Team members teased one another with inside jokes, the meaning of which were lost on a stranger. After spending school day afternoons and Saturdays together for months, they were as close as a family, with the same sort of affection, rivalries and jealousies, their coach said.
Members even showed some Southern California media savvy, cutting one another short when a student ventured into controversial subjects.
In keeping with contest rules, the nine-member Taft team comprises three students with A averages, three with B averages and three with C averages. The team’s final score will be based on the top two scorers in each grade category.
The academic decathlon includes written examinations in the subjects of math, history, fine arts, science, economics, literature and the U.S. presidency. For Taft, those exams will be Saturday. The team competed in the other three decathlon categories Friday, giving prepared speeches, impromptu speeches, and being interviewed by judges about their backgrounds and achievements.
Despite the wide difference in grade-point averages, it is nearly impossible to distinguish in casual conversation the Taft team’s C students from its A students. They are all bright, Berchin said, and many are temperamental as well because they have grown accustomed to winning and working under their own conditions.
But team member Marc Sarti stands out even in this crowd, teammates said. Sarti scored more total points than any student in the state finals last month. He is a graduate of the district’s Portola Junior High School magnet program, which admits only students who score over 150 on IQ tests.
“From a teacher’s point of view, a student of his caliber is absorbing a larger percentage of instruction when it happens,” Berchin said.
‘Haven’t Opened a Book’
That may explain why Sarti dropped by only briefly to the team’s study session late Thursday and said, “I haven’t opened a book since winning top honors at the state competition.”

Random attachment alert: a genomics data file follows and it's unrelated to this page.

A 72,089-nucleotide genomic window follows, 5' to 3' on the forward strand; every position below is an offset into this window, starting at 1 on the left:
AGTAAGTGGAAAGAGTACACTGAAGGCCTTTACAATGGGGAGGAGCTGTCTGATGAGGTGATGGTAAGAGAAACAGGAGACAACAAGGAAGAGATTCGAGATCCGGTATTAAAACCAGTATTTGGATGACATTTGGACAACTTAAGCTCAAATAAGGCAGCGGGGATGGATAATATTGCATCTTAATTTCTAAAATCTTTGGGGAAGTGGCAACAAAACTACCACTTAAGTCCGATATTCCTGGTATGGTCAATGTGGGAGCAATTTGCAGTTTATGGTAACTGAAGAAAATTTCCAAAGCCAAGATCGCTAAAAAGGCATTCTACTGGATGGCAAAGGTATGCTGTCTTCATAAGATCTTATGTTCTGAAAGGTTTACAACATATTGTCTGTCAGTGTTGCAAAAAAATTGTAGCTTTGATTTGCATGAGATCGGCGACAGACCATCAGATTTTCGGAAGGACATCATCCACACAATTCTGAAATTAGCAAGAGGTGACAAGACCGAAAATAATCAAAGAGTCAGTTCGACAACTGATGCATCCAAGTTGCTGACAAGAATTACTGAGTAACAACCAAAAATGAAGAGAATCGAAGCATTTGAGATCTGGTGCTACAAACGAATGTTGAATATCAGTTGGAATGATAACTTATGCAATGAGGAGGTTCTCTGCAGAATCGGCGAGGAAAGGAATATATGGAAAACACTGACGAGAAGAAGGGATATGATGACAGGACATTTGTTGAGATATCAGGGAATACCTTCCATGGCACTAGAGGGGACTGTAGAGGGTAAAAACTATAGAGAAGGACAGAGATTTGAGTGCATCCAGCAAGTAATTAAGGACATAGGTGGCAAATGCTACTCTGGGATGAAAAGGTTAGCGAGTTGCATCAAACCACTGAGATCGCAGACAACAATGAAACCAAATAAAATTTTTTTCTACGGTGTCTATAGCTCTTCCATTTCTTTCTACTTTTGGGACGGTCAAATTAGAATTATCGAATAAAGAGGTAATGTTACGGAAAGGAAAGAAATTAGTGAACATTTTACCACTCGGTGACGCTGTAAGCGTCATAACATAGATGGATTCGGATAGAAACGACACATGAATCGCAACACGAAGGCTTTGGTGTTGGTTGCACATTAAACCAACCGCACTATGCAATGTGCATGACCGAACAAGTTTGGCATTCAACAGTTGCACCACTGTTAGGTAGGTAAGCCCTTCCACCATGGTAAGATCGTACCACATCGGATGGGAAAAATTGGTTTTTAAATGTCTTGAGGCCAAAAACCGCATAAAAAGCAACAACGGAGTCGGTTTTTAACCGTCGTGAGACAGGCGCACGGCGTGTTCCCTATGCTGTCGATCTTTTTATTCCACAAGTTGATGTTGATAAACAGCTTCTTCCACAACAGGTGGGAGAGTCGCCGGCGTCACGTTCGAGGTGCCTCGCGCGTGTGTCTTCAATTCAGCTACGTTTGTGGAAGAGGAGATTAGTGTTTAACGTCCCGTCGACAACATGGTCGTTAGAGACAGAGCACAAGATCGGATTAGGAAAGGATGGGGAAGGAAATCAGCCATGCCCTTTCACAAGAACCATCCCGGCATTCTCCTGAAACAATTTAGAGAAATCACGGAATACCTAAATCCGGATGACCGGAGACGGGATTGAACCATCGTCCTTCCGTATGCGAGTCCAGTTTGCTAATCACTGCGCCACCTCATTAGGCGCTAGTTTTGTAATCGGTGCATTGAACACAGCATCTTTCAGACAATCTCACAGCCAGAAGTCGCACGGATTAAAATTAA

“I was sleeping, but I felt guilty about not doing any work while everybody else was up,” Sarti said to his teammates, who were studying until about 3 a.m. Friday. Others said they have to work hard on their weaker subjects.
Crump, who said math and physics are his weakest subjects, has received an acting scholarship from Hollywood’s Lee Strasberg Institute and been accepted by Columbia University. He said he joined the decathlon team to improve his academics.
“It’s been tough, but I’ve improved a lot since the city and state finals,” Crump said.
About 50 family members and school officials have accompanied the Taft team to Providence. Today’s Super Quiz, the only portion of the academic decathlon open to the public, will for the first time be televised on the Los Angeles School District’s Channel 58 at 3 p.m.
Students in the Super Quiz answer questions in front of a large crowd that cheers for correct answers. In the state championship, Taft pulled ahead near the end of the 50-question contest.
Although the Super Quiz results will be available Saturday, the overall champion won’t be known until all scores are tallied and the winner is announced Monday. The other Taft team members are Andrew Goodman, Michael Pocrass, Roy Rapoport and Deborah Sim.
Crump and several other team members got a bit of unexpected encouragement from the Rev. Jesse Jackson, who was staying at their hotel to address a convention.
“I told him that he was an inspiration to me,” Crump said. “He said, ‘Keep up the good work.’ ”